The data of Examples 13-20 shows that catalysts with better 1-hexene incorporation (as evidenced by polymer products obtained therewith having lower density) and higher productivity are obtained when most of the THF used in the first catalyst synthesis step is removed so that the product of that step contains not more than about 6.0% by weight of the THF.
The weight molecular weight (Mw) and number average molecular weight (Mn) of the polymers produced in Examples 2, 6 and 12 were determined by Gel permeation chromatography. From these values, the values of polydispersity, which is the ratio of Mw /Mn, were calculated. The results are summarized in Table II.
TABLE II______________________________________ Catalyst Catalyst SynthesisExample of Ti:MgNo. Example Mole Ratio Mw Mn Mw /M.sub.______________________________________ n2 1 0.7 37932 20500 4.306 D 0.5 69518 15125 4.6012 A 3.8 91331 16110 5.67______________________________________
The performance of scaled up version of the catalysts of Examples 1, C and F was compared under substantially identical operating conditions in a fluidized-bed, pilot reactor. This comparison was accomplished by producing copolymers at the same melt index and density and then observing the physical properties of each resin produced. The resins were copolymers of ethylene and 1-hexene having a density of about 0.918 gm/cc and an I2 melt index of about 2.0.
The experiments were done in a pilot-scale fluidized-bed reactor which was 18 inches in diameter and capable of producing up to 50 lb/hr of resin. The only difference between the pilot plant preparation of the catalyst of Example C and the laboratory procedure (described earlier) was that a solvent decantation followed by several solvent washes was substituted for the filtration. The results are summarized in Table III.
TABLE III______________________________________ Alcohol UsedExample Catalyst Alcohol:Mg Bulk DensityNo. Of Example Type Mole Ratio lbs/ft3______________________________________21 1 Ethanol 0.58 22.622 F None 21.5; 21.223 C None 21.1; 20.9______________________________________
The data of Table III indicates that the alcohol-modified catalysts of this invention produce resins having higher bulk density than the comparative catalyst compositions prepared without the alcohol-modification step. As is known to those skilled in the art, higher bulk density materials have more efficient handling characteristics in commercial-scale operations.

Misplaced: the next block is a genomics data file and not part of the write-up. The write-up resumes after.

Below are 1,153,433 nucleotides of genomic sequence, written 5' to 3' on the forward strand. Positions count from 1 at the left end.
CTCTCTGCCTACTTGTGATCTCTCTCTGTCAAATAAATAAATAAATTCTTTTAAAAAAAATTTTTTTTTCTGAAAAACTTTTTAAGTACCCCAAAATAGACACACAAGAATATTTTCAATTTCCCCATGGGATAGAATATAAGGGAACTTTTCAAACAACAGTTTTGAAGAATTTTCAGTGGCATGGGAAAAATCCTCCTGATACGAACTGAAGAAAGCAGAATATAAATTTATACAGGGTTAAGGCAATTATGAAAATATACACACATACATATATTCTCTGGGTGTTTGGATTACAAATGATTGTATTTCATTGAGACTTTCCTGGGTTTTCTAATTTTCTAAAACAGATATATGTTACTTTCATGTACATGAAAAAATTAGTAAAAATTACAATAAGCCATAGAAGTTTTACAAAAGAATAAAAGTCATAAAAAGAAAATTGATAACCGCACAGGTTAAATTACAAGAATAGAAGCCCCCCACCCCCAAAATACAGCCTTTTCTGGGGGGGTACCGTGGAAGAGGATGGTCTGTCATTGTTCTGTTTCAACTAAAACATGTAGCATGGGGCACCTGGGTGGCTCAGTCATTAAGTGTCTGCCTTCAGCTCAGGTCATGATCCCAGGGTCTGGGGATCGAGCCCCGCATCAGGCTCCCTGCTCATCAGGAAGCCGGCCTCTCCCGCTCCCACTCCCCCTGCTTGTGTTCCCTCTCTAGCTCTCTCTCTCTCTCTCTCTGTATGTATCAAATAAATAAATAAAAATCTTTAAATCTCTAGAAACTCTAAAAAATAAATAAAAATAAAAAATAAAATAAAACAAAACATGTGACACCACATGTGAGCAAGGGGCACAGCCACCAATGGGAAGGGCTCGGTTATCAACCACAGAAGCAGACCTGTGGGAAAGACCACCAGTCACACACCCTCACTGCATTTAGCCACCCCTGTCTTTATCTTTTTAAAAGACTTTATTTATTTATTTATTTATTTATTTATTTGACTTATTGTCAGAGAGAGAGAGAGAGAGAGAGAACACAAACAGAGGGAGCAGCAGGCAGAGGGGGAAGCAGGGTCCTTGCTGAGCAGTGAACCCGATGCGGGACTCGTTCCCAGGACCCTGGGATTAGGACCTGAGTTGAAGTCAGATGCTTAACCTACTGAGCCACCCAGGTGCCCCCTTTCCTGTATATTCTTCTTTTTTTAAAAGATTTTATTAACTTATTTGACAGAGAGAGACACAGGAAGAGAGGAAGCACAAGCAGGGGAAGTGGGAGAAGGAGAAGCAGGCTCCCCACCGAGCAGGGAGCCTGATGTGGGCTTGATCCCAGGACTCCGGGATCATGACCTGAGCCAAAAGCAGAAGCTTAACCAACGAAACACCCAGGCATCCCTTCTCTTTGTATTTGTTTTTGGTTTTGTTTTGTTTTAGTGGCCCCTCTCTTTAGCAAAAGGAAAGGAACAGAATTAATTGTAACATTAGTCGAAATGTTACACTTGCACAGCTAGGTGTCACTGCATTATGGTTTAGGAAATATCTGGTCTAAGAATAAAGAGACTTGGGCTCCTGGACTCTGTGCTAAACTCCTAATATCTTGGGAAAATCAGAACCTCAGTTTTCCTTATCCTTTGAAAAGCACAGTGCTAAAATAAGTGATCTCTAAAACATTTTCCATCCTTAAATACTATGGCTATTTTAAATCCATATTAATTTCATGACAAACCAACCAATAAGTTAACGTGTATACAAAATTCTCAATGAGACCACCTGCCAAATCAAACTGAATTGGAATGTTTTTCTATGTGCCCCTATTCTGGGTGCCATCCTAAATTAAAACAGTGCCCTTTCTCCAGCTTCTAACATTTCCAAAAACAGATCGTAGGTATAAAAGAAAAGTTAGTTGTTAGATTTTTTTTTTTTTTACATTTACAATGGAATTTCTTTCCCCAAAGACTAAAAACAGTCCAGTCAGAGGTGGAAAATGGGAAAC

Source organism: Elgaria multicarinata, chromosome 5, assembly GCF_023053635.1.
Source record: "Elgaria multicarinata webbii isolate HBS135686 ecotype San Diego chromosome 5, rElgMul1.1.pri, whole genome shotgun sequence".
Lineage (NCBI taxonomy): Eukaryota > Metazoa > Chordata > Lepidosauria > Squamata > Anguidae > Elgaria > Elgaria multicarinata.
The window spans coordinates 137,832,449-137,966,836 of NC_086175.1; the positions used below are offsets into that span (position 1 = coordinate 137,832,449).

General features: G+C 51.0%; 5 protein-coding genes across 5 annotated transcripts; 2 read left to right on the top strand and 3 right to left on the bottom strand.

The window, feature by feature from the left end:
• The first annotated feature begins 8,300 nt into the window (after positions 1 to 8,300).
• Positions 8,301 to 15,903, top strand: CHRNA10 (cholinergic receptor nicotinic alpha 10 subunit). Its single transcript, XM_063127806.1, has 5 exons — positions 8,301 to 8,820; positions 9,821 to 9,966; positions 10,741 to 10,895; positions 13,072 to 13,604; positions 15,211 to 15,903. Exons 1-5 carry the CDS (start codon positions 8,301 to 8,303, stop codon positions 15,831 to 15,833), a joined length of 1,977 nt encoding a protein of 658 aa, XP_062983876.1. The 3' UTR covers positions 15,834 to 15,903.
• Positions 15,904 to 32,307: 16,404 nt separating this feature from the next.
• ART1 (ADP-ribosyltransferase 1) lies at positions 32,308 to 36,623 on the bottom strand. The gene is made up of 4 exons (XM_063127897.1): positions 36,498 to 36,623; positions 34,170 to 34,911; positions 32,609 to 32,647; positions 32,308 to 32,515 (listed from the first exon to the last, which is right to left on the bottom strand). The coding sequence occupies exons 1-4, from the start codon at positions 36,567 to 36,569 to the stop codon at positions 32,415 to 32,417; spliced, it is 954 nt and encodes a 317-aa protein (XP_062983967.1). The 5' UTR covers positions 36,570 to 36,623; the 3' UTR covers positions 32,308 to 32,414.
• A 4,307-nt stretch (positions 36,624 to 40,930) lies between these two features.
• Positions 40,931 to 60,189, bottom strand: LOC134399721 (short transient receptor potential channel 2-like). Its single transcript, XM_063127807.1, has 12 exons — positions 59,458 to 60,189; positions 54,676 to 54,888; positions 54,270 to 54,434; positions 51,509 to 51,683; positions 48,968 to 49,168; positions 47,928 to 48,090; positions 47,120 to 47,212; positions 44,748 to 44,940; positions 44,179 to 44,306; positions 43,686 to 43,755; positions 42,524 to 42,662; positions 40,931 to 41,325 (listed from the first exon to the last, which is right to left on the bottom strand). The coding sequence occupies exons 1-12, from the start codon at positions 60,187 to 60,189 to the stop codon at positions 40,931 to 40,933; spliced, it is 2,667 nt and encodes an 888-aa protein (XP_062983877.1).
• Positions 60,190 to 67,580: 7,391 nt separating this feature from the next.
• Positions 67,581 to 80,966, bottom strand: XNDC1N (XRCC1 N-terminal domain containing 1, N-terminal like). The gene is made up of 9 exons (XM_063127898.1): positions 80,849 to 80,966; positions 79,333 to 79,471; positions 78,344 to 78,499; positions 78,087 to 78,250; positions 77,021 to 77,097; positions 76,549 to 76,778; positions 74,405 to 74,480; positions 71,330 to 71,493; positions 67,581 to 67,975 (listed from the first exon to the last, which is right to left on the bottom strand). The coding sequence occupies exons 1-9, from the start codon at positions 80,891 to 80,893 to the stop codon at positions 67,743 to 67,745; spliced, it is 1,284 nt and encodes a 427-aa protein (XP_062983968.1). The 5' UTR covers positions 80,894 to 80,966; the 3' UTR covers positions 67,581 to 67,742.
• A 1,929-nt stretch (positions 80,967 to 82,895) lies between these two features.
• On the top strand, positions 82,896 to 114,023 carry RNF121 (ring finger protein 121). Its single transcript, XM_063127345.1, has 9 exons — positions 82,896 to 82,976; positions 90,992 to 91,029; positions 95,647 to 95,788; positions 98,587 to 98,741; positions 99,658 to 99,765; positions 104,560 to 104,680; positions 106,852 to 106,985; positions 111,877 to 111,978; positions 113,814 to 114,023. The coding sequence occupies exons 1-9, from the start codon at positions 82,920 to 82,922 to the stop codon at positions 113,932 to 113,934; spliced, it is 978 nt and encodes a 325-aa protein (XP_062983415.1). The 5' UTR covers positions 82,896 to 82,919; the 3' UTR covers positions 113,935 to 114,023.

The data of Tables II and III illustrates that the use of a hydrocarbyl alcohol in catalyst synthesis produces catalyst compositions which polymerize polymers having melt flow ratio values of about 30.0 and polydispersity values of about 4.3. In contrast, comparative catalyst compositions A and B, prepaed with a molar excess of titanium with respect to magnesium and without the use of alcohol, produce polymers having melt flow ratios of about 34.8±0.4 and a polydispersity of 5.67, suggesting a broader molecular weight distribution.
As is known to those skilled in the art, polymers having lower MFR values usually exhibit better mechanical properties and lower hexane extractables which renders them more suitable for applications requiring FDA (Food and Drug Administration) approval. The term "hexane extractables" is used herein to define the amount of a polymer sample extracted by refluxing the sample in hexane in accordance with the FDA-approved procedure. As is known to those skilled in the art, the FDA requires that all polymer products having food contact contain less than 5.5% by weight of such hexane extractables.
Comparative catalyst compositions D-G produce polymers with poorer physical properties, higher hexane extractables, slightly broader molecular weight distribution and a lower bulk density. It will be apparent to those skilled in the art that the specific embodiments discussed above can be successfully repeated with ingredients equivalent to those generically or specifically set forth above and under variable process conditions.
From the foregoing specification, one skilled in the art can readily ascertain the essential features of this invention and without departing from the spirit and scope thereof can adapt it to various diverse applications.
|Cited Patent||Filing date||Publication date||Applicant||Title|
|US3787384 *||Mar 5, 1971||Jan 22, 1974||Solvay||Catalysts and process for the polymerization of olefins|
|US4148754 *||Nov 23, 1976||Apr 10, 1979||Hoechst Aktiengesellschaft||Process for the preparation of a catalyst and catalyst used in olefin polymerization|
|US4374753 *||Jul 29, 1981||Feb 22, 1983||Chemplex Company||Polymerization catalyst and method|
|US4402861 *||May 5, 1981||Sep 6, 1983||Chemplex Company||Polymerization catalyst and method|
|US4481301 *||Nov 24, 1982||Nov 6, 1984||Mobil Oil Corporation||Highly active catalyst composition for polymerizing alpha-olefins|
|US4482687 *||Jun 24, 1983||Nov 13, 1984||Union Carbide Corporation||Preparation of low-density ethylene copolymers in fluid bed reactor|
|US4558024 *||Aug 6, 1984||Dec 10, 1985||Exxon Research & Engineering Co.||Polymerization catalyst, production and use|
|US4579834 *||Dec 12, 1984||Apr 1, 1986||Exxon Research & Engineering Co.||Polymerization catalyst, production and use|